Immigration ‘Far Higher’ Than Figures Say
Far more immigrants are coming to Britain than official figures would suggest, according to new research. A report by the City forecaster Capital Economics also predicted that unemployment would rise over the next two years as foreign workers continued to flock to the UK.
The study, which included the arrivals from the new EU member states in its calculations, estimated that net migration soared by 400,000 rather than the government figure of 185,000 in 2005. It also forecast that 50,000 workers from Romania and Bulgaria would head to Britain this year.
Although the Government has placed work restrictions on low-skilled Bulgarians and Romanians, they can still come as visitors. “It is quite likely that many will stay and work in the black economy,” the report said.
It also anticipated that the arrival of more than 600,000 migrants from eight former Soviet bloc states since 2004 would continue to encourage others to travel to seek work. In the short term this would lead to the workforce growing more rapidly than employment, with a consequent rise in jobless rates — though these would remain below those elsewhere in Europe.
The impact of immigration on the size of the population would also hit national wealth. The forecasters reckoned that the population had risen by 2.5 million over the past 10 years, of which 1.7 million — or almost 70 per cent — was due to net immigration. More than one third of this increase occurred in the last two years alone.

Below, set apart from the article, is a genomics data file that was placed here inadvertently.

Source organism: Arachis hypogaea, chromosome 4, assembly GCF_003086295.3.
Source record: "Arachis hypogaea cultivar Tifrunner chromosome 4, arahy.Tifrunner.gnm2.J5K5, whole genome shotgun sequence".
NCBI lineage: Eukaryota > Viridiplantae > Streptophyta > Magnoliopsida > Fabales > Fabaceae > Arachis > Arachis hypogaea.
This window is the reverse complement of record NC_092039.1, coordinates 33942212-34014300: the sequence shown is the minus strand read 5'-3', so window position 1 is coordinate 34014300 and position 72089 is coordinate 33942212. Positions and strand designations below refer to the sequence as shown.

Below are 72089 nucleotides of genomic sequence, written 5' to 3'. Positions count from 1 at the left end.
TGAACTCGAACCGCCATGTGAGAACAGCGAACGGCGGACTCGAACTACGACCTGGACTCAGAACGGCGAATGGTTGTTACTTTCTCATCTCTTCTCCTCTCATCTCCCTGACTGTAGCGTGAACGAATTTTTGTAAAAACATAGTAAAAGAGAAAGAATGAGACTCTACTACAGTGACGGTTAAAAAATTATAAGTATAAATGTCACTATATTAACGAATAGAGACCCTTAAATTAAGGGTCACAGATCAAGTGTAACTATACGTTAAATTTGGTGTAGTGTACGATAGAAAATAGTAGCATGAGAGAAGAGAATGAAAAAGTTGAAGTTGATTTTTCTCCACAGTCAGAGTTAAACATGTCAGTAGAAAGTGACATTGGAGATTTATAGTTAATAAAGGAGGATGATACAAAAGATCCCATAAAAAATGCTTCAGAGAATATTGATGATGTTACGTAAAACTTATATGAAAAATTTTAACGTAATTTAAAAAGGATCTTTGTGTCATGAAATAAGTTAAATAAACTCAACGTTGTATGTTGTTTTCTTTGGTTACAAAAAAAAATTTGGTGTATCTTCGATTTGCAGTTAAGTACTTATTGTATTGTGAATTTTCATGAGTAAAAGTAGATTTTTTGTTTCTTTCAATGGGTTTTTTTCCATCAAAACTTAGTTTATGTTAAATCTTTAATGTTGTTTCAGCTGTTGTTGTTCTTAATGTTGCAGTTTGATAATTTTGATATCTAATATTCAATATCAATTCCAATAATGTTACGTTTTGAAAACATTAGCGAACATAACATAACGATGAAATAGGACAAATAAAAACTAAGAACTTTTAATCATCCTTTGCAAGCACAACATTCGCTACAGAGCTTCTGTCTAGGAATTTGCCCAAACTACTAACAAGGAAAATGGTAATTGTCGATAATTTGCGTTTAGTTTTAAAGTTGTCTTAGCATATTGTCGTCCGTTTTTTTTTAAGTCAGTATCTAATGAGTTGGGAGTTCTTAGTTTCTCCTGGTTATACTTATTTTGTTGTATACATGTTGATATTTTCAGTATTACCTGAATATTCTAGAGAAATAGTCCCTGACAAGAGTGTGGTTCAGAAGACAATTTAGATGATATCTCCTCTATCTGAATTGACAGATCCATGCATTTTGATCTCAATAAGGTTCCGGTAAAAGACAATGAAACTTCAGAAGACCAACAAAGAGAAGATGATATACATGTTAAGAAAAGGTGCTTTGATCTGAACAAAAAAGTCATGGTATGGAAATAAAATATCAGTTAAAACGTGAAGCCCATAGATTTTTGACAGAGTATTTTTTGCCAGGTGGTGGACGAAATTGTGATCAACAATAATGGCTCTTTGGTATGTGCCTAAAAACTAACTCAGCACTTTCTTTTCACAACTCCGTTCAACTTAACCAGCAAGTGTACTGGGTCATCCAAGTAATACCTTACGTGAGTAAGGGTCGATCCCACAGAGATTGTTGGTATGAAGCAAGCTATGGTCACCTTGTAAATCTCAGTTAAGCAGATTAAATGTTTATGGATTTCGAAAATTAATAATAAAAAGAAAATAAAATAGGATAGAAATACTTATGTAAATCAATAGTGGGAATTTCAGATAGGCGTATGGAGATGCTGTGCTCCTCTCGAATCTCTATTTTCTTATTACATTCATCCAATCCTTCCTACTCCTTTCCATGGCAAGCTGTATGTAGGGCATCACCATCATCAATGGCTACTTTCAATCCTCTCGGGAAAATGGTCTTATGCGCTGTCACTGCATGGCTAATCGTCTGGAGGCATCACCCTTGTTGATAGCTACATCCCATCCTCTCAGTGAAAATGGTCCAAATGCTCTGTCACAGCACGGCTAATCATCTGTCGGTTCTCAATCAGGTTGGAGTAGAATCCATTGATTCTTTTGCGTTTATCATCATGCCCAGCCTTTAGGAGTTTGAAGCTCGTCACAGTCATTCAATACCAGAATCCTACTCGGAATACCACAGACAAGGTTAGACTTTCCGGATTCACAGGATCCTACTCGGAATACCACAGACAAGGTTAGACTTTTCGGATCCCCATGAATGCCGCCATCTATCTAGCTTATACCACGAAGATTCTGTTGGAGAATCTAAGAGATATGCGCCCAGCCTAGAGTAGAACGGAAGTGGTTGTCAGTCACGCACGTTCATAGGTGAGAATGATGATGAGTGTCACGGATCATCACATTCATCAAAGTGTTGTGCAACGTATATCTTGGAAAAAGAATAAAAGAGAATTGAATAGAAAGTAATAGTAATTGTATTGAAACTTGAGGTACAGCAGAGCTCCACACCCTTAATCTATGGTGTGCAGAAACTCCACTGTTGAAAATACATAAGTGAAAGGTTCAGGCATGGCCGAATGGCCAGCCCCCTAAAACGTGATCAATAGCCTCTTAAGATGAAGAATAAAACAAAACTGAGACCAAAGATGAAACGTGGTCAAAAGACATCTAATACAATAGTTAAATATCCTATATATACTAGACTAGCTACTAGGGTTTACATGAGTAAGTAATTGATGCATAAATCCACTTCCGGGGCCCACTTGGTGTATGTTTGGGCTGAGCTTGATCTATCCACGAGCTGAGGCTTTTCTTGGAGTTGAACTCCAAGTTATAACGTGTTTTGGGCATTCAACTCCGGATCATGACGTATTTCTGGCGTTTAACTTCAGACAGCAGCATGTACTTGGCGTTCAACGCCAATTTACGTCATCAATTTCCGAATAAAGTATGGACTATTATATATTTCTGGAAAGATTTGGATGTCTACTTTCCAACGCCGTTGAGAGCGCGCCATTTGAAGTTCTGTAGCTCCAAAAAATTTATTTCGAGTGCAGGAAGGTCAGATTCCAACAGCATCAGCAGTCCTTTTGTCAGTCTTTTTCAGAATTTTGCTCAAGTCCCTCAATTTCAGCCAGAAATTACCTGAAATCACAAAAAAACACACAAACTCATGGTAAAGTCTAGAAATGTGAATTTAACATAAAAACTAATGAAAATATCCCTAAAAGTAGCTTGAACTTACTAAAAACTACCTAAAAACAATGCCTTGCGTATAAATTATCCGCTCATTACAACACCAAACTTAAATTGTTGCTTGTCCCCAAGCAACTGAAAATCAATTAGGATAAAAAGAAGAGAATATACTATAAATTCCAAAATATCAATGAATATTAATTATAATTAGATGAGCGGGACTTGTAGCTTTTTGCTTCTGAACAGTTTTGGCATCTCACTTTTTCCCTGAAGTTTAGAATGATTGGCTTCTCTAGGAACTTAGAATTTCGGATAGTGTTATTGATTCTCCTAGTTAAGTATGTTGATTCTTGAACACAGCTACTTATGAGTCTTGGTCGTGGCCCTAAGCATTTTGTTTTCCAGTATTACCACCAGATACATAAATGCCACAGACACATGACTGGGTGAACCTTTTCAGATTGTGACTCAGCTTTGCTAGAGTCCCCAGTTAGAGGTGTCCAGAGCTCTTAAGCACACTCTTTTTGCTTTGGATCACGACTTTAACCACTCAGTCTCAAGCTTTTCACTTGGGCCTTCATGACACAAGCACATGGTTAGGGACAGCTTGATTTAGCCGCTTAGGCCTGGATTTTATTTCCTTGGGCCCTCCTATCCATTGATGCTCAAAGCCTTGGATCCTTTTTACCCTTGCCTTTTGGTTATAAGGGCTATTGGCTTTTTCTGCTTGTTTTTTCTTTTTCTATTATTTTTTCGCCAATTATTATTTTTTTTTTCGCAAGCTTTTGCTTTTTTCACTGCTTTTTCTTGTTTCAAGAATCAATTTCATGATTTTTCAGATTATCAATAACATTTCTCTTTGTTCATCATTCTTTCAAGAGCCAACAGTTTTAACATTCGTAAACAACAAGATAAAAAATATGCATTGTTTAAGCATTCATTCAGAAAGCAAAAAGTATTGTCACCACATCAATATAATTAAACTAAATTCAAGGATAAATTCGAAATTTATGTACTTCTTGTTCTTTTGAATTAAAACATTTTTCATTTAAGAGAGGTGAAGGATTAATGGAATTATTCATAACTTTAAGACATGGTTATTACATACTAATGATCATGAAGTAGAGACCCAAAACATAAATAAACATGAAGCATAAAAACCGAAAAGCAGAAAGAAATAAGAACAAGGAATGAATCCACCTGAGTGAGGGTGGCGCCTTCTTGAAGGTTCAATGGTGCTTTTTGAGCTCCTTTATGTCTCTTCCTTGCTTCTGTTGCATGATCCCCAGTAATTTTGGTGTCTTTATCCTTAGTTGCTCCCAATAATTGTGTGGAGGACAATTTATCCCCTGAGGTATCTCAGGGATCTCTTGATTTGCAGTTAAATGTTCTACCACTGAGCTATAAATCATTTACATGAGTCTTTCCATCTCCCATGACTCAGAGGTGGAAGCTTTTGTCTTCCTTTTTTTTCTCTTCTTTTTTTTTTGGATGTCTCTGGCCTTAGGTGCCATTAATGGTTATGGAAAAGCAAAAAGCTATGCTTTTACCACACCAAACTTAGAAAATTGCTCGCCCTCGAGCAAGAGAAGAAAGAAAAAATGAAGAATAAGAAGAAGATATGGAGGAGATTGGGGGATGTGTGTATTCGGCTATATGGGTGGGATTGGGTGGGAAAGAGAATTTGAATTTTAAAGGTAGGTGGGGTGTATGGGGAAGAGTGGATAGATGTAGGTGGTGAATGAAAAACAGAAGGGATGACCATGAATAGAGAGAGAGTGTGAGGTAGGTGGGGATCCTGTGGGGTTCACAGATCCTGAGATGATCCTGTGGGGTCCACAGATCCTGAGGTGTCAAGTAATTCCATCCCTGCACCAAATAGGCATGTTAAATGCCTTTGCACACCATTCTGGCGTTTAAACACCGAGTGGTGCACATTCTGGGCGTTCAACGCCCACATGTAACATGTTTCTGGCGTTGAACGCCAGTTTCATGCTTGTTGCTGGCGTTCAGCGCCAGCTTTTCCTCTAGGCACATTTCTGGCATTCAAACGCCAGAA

But while the population was increasing by 0.8 per cent a year, the economy was growing by only half that rate. “Clearly this has important implications for the potential growth rate of GDP,” the report added.
However, a report yesterday from the Bank of England said it had found “little evidence” that immigrants from eastern Europe had significantly affected the wages or employment chances of British workers. The paper found that the 0.8 per cent rise in unemployment rates over the past 18 months had “little to do with” immigration.
Earlier this week, the Migrationwatch UK think-tank said that, on a per capita basis, immigration brought negligible financial benefits to the host population.
The Home Office bases its migration figures on the International Passenger Survey but this counts only people saying they intend to stay for more than a year and only arrivals at major airports. The last official figures suggested net migration had peaked and had fallen from 223,000 in 2004 to 185,000 in 2005.
But the Capital Economics report said it was unwise for business and policy-makers to rely on these statistics.
When it included workers from the eight former Soviet bloc states, the overall level of immigration rose to 780,000 in 2005 compared with a government figure of 524,000.
When those who left were subtracted from those who arrived, the report estimated net immigration for 2005 of about 400,000 — up from 295,000 a year earlier.